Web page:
Homeschooling grows in popularity in wake of pandemic
As students return to school, not all return to the classroom. According to the U.S. Census Bureau, nearly 4 million students across the country are expected to study from home in the upcoming school year.
Classes reopen for Snively families near Louisville, Kentucky. Valeri Snively, a former teacher, is homeschooling her three children.
“It’s great to have the freedom to pick and choose what works best for your child’s learning style,” Snively said.
Homeschooling in Kentucky has grown 81 percent since 2018, according to the Kentucky Department of Education.
“Honestly, I think there’s a lot of reasons,” Snively said. “I think some of it is health related. Some of it is for religious purposes. Class sizes are getting bigger and unfortunately the learning of the students has been affected.”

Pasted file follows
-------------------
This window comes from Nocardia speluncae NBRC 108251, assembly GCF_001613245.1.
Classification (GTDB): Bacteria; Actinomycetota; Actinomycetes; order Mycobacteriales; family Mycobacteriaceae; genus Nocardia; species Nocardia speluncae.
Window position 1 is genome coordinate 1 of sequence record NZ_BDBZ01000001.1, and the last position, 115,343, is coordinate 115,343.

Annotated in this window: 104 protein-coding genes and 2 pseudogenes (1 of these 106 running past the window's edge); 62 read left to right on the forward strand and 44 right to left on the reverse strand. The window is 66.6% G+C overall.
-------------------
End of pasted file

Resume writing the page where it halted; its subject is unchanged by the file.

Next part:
For Angie Blunk, homeschooling is about the safety of her granddaughter.
“I just thought, you know, like a shooting or something,” Brenke told CBS News. “Like, can you imagine that trauma?”
According to the U.S. Department of Education, there were 3.7 million homeschooled students in the 2020-21 school year, an increase of more than 1 million from the previous year.
“It’s the discipline of our kids, the over-discipline,” Cheryl Fields-Smith, a professor at the University of Georgia who studies home education, told CBS News. “It’s the low expectations of our kids, the lack of access to a gifted education. … So by homeschooling it, it’s a sanctuary because the kids are protected from that kind of school environment.”
While traditionally homeschooling is more common among white populations and rural settings, this is changing. According to the Department of Education, Black and Hispanic students are the fastest-growing homeschool demographic. The number of black students studying at home more than tripled to 16.1 percent in October 2020, according to the Census Bureau’s Pulse Survey.
Fields-Smith doesn’t think that trend will change.
“I would say it’s more of a norm for black families than it used to be,” Fields-Smith said.